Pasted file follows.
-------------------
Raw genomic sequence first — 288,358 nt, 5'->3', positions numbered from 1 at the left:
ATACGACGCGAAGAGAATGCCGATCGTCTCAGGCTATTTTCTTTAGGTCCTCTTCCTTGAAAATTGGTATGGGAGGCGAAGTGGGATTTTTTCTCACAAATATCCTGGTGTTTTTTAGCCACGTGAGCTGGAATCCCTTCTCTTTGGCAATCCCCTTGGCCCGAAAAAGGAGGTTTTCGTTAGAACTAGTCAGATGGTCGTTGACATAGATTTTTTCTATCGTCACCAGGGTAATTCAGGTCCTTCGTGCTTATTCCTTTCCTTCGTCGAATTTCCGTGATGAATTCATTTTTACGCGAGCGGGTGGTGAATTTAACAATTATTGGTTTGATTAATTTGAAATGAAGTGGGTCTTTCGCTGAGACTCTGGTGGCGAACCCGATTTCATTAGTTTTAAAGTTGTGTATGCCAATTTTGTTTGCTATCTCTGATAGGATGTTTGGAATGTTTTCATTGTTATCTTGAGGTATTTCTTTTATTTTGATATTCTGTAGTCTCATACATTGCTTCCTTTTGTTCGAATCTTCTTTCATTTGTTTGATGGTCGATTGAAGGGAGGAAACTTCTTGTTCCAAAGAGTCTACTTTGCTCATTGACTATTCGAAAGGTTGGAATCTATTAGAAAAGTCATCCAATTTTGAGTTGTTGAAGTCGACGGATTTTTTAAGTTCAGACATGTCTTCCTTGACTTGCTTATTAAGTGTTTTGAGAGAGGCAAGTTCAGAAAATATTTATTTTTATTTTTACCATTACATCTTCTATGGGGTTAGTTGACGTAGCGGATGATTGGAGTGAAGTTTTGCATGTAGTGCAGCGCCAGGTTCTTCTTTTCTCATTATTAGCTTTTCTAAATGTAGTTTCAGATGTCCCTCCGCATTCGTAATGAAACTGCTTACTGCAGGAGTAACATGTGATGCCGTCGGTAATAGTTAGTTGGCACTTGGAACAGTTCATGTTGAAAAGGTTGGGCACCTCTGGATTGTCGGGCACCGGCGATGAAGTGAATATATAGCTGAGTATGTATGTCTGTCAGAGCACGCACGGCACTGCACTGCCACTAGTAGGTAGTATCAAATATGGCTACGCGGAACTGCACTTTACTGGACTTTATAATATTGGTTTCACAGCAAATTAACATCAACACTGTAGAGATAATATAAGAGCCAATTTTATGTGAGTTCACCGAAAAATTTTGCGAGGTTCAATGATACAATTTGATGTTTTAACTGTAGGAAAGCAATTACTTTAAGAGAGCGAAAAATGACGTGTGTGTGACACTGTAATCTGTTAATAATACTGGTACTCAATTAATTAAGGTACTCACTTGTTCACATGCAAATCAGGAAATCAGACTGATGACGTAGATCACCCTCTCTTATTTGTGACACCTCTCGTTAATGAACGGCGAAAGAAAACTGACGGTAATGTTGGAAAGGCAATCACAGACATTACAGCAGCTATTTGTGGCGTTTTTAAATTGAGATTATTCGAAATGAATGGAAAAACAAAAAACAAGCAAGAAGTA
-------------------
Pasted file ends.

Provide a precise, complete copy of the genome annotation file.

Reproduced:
Raw genomic sequence first — 288,358 nt, 5'->3', positions numbered from 1 at the left:
ATACGACGCGAAGAGAATGCCGATCGTCTCAGGCTATTTTCTTTAGGTCCTCTTCCTTGAAAATTGGTATGGGAGGCGAAGTGGGATTTTTTCTCACAAATATCCTGGTGTTTTTTAGCCACGTGAGCTGGAATCCCTTCTCTTTGGCAATCCCCTTGGCCCGAAAAAGGAGGTTTTCGTTAGAACTAGTCAGATGGTCGTTGACATAGATTTTTTCTATCGTCACCAGGGTAATTCAGGTCCTTCGTGCTTATTCCTTTCCTTCGTCGAATTTCCGTGATGAATTCATTTTTACGCGAGCGGGTGGTGAATTTAACAATTATTGGTTTGATTAATTTGAAATGAAGTGGGTCTTTCGCTGAGACTCTGGTGGCGAACCCGATTTCATTAGTTTTAAAGTTGTGTATGCCAATTTTGTTTGCTATCTCTGATAGGATGTTTGGAATGTTTTCATTGTTATCTTGAGGTATTTCTTTTATTTTGATATTCTGTAGTCTCATACATTGCTTCCTTTTGTTCGAATCTTCTTTCATTTGTTTGATGGTCGATTGAAGGGAGGAAACTTCTTGTTCCAAAGAGTCTACTTTGCTCATTGACTATTCGAAAGGTTGGAATCTATTAGAAAAGTCATCCAATTTTGAGTTGTTGAAGTCGACGGATTTTTTAAGTTCAGACATGTCTTCCTTGACTTGCTTATTAAGTGTTTTGAGAGAGGCAAGTTCAGAAAATATTTATTTTTATTTTTACCATTACATCTTCTATGGGGTTAGTTGACGTAGCGGATGATTGGAGTGAAGTTTTGCATGTAGTGCAGCGCCAGGTTCTTCTTTTCTCATTATTAGCTTTTCTAAATGTAGTTTCAGATGTCCCTCCGCATTCGTAATGAAACTGCTTACTGCAGGAGTAACATGTGATGCCGTCGGTAATAGTTAGTTGGCACTTGGAACAGTTCATGTTGAAAAGGTTGGGCACCTCTGGATTGTCGGGCACCGGCGATGAAGTGAATATATAGCTGAGTATGTATGTCTGTCAGAGCACGCACGGCACTGCACTGCCACTAGTAGGTAGTATCAAATATGGCTACGCGGAACTGCACTTTACTGGACTTTATAATATTGGTTTCACAGCAAATTAACATCAACACTGTAGAGATAATATAAGAGCCAATTTTATGTGAGTTCACCGAAAAATTTTGCGAGGTTCAATGATACAATTTGATGTTTTAACTGTAGGAAAGCAATTACTTTAAGAGAGCGAAAAATGACGTGTGTGTGACACTGTAATCTGTTAATAATACTGGTACTCAATTAATTAAGGTACTCACTTGTTCACATGCAAATCAGGAAATCAGACTGATGACGTAGATCACCCTCTCTTATTTGTGACACCTCTCGTTAATGAACGGCGAAAGAAAACTGACGGTAATGTTGGAAAGGCAATCACAGACATTACAGCAGCTATTTGTGGCGTTTTTAAATTGAGATTATTCGAAATGAATGGAAAAACAAAAAACAAGCAAGAAGTA